When asked to do an illustrated biographical piece, on the life of Josephine Bonaparte, one of the first places that I checked for easily accessible research materiel was on BBC radio archives, as they often have a great deal of resources to look though. Being a fairly avid radio four listener  (contrary to their usual demographic) , I knew that at the very least, there would likely to an episode of ‘Great Lives’ about the life and times of Josephine. As always, it didn’t disappoint.
‘Great Lives’ is a biographical series in which guests choose someone who has inspired their lives. The show is a great starting resource for any biographical piece, as the guests and the researchers that feature on the show are always great authorities on the lives of the featured historical figure and they’re enthusiasm for the lives of these figures usually means that they know facts about them and their lives that would otherwise be considered to trivial for the history books. An example of this would be the an interesting detail that when Josephine arrived in France, to marry Alexander de Beauharnais, she took with her a suitcase filled with her favourite dolls, illustrating just how much of a child She was when she was sent away from home to marry.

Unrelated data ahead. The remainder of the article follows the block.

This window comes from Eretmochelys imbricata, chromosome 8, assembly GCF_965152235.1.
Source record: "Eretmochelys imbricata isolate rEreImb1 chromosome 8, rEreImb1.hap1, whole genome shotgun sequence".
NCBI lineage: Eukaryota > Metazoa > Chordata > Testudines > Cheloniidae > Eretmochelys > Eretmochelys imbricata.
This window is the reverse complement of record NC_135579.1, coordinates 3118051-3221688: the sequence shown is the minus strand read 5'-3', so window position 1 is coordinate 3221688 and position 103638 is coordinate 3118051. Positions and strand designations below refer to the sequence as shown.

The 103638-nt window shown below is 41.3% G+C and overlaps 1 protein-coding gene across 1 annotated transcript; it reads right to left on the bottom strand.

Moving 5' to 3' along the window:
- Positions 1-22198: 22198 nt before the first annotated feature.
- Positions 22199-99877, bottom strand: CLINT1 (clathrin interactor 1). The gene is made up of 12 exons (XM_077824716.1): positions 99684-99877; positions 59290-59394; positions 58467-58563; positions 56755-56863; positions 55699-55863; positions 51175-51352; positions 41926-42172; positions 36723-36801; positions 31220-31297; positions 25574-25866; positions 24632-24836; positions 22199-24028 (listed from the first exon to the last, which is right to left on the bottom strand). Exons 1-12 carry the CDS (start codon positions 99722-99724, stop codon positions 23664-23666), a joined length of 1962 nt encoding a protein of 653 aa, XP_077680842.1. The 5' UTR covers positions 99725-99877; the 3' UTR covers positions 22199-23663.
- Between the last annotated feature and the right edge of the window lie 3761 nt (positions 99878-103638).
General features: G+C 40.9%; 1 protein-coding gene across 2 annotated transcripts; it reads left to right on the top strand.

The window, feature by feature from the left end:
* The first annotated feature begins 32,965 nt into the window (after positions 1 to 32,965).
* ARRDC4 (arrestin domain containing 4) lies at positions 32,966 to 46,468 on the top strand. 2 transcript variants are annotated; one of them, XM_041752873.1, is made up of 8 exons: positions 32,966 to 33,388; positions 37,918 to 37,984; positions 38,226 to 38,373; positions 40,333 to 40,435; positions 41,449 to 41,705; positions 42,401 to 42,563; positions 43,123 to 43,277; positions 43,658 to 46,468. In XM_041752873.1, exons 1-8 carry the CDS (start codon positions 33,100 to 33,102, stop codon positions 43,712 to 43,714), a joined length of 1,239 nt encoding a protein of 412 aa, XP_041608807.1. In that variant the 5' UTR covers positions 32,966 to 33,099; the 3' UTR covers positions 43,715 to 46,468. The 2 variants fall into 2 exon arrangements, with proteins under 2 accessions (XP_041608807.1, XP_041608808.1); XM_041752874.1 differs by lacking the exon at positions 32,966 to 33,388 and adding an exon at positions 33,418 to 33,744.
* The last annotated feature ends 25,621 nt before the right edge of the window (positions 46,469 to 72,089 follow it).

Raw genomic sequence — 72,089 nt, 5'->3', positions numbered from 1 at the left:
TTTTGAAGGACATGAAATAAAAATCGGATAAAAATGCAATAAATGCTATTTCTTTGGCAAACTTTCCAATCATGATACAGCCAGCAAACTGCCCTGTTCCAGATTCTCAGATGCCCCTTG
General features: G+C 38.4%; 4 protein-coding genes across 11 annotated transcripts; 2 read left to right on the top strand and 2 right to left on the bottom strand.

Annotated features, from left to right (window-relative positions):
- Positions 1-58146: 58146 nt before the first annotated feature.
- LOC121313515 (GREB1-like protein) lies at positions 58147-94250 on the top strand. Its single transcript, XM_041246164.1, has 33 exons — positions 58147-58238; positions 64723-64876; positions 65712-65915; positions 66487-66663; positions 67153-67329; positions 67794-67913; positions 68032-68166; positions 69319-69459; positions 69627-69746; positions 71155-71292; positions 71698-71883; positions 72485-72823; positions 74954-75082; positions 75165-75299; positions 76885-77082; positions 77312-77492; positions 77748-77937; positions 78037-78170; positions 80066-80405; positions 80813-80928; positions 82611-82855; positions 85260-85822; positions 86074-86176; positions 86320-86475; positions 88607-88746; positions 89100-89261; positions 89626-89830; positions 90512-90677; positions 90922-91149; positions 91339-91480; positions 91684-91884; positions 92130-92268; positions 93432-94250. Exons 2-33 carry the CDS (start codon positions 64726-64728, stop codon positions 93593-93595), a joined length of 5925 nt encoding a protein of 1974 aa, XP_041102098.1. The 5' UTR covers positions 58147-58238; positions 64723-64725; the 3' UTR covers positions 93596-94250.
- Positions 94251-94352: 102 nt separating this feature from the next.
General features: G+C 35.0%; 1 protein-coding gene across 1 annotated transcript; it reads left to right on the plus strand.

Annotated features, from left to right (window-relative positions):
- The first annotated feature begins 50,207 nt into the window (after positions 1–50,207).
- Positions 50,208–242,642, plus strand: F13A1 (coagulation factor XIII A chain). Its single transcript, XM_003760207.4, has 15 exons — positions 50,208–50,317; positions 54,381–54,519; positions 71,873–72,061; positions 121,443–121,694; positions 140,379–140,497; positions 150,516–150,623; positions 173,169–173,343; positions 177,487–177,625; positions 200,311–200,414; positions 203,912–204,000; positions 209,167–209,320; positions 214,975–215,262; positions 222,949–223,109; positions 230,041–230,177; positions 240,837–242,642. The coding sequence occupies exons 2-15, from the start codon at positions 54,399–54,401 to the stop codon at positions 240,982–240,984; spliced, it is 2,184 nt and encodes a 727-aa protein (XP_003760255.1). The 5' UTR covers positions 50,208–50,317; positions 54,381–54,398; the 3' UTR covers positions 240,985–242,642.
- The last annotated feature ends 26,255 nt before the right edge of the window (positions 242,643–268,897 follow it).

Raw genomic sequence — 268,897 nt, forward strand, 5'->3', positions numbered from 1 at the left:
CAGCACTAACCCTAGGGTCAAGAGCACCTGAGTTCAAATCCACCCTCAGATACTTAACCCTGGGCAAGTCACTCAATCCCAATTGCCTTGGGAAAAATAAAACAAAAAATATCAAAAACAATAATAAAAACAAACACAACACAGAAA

In addition to this, the podcast also gave me a much more clearer look into Josephine’s adult life before Napoleon, for example; her many affairs with various senior members of the rebellion and even the debouched parties that she and, her then lover, Paul Barras (one of five dictators who controlled the French republic after the execution of Louis XVI). This particular detail lead me to an illustration by James Gillray (English caricaturist and printmaker famous for his etched political and social satires), of Theresa and Josephine dancing naked for Barras behind a transparent curtain, with what looks like Napoleon looking in from the side:
Barras1797